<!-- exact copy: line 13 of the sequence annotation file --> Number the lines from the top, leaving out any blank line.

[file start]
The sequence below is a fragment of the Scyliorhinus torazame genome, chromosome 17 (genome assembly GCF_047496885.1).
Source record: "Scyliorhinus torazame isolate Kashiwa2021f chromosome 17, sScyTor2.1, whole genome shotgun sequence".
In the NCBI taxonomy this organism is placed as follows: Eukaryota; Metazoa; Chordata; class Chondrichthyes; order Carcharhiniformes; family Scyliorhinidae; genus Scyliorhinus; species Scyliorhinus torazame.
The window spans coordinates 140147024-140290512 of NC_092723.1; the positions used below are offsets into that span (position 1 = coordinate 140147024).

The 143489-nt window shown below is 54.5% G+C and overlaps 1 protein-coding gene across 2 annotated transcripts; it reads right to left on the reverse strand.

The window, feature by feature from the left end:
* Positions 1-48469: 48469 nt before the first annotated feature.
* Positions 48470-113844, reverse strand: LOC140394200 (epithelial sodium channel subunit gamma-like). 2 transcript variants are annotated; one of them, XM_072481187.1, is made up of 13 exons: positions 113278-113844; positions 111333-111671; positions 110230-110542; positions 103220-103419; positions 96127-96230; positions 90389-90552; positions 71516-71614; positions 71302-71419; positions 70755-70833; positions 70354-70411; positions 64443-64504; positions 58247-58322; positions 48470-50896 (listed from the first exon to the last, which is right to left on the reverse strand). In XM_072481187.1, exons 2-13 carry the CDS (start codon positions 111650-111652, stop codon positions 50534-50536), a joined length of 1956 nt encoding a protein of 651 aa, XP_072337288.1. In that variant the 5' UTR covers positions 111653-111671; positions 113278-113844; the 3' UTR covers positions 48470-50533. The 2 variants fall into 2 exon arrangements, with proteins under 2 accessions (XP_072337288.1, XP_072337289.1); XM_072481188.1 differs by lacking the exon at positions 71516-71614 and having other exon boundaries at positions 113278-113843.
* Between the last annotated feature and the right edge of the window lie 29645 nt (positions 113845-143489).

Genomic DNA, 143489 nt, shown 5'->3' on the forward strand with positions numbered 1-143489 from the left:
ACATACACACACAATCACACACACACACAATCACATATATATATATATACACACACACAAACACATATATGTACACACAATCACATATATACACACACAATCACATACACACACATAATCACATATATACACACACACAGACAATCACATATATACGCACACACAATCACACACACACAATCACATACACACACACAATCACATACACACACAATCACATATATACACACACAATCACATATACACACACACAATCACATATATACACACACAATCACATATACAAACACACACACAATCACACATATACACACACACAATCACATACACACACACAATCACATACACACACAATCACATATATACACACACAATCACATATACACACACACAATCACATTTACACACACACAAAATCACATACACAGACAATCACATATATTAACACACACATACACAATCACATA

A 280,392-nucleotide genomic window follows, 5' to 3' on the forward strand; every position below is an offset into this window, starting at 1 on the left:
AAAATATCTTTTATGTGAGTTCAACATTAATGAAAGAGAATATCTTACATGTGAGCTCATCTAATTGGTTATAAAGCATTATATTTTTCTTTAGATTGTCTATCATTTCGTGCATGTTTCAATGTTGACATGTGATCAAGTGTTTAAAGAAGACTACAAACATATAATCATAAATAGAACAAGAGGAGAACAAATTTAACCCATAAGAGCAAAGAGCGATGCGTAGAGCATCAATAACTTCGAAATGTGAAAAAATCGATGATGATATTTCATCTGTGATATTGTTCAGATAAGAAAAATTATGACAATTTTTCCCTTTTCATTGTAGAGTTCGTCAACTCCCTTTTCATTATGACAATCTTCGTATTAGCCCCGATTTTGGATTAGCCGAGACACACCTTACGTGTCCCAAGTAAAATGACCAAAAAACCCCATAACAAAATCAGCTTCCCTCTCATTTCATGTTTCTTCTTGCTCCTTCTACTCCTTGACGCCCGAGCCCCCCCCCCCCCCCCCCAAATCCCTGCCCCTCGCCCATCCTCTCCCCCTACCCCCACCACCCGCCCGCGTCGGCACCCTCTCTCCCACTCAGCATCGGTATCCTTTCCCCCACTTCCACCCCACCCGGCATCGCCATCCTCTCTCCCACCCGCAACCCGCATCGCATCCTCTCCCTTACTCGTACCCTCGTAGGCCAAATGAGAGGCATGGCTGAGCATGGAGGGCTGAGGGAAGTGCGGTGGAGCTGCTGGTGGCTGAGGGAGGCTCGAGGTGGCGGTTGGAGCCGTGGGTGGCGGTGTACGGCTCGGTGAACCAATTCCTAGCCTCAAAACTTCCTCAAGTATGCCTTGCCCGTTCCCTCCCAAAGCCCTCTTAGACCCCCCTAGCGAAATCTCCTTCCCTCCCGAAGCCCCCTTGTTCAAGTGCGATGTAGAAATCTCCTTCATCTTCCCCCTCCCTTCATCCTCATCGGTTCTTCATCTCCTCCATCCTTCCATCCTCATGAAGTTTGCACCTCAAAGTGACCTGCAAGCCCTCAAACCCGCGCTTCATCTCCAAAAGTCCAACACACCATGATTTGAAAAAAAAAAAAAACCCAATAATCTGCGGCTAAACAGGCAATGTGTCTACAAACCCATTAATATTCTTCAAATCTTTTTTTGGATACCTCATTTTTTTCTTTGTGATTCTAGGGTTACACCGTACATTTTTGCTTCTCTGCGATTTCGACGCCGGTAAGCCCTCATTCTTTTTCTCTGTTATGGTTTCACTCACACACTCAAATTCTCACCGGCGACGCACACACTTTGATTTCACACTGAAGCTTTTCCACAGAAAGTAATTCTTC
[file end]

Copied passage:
AAAATATCTTTTATGTGAGTTCAACATTAATGAAAGAGAATATCTTACATGTGAGCTCATCTAATTGGTTATAAAGCATTATATTTTTCTTTAGATTGTCTATCATTTCGTGCATGTTTCAATGTTGACATGTGATCAAGTGTTTAAAGAAGACTACAAACATATAATCATAAATAGAACAAGAGGAGAACAAATTTAACCCATAAGAGCAAAGAGCGATGCGTAGAGCATCAATAACTTCGAAATGTGAAAAAATCGATGATGATATTTCATCTGTGATATTGTTCAGATAAGAAAAATTATGACAATTTTTCCCTTTTCATTGTAGAGTTCGTCAACTCCCTTTTCATTATGACAATCTTCGTATTAGCCCCGATTTTGGATTAGCCGAGACACACCTTACGTGTCCCAAGTAAAATGACCAAAAAACCCCATAACAAAATCAGCTTCCCTCTCATTTCATGTTTCTTCTTGCTCCTTCTACTCCTTGACGCCCGAGCCCCCCCCCCCCCCCCCCAAATCCCTGCCCCTCGCCCATCCTCTCCCCCTACCCCCACCACCCGCCCGCGTCGGCACCCTCTCTCCCACTCAGCATCGGTATCCTTTCCCCCACTTCCACCCCACCCGGCATCGCCATCCTCTCTCCCACCCGCAACCCGCATCGCATCCTCTCCCTTACTCGTACCCTCGTAGGCCAAATGAGAGGCATGGCTGAGCATGGAGGGCTGAGGGAAGTGCGGTGGAGCTGCTGGTGGCTGAGGGAGGCTCGAGGTGGCGGTTGGAGCCGTGGGTGGCGGTGTACGGCTCGGTGAACCAATTCCTAGCCTCAAAACTTCCTCAAGTATGCCTTGCCCGTTCCCTCCCAAAGCCCTCTTAGACCCCCCTAGCGAAATCTCCTTCCCTCCCGAAGCCCCCTTGTTCAAGTGCGATGTAGAAATCTCCTTCATCTTCCCCCTCCCTTCATCCTCATCGGTTCTTCATCTCCTCCATCCTTCCATCCTCATGAAGTTTGCACCTCAAAGTGACCTGCAAGCCCTCAAACCCGCGCTTCATCTCCAAAAGTCCAACACACCATGATTTGAAAAAAAAAAAAAACCCAATAATCTGCGGCTAAACAGGCAATGTGTCTACAAACCCATTAATATTCTTCAAATCTTTTTTTGGATACCTCATTTTTTTCTTTGTGATTCTAGGGTTACACCGTACATTTTTGCTTCTCTGCGATTTCGACGCCGGTAAGCCCTCATTCTTTTTCTCTGTTATGGTTTCACTCACACACTCAAATTCTCACCGGCGACGCACACACTTTGATTTCACACTGAAGCTTTTCCACAGAAAGTAATTCTTC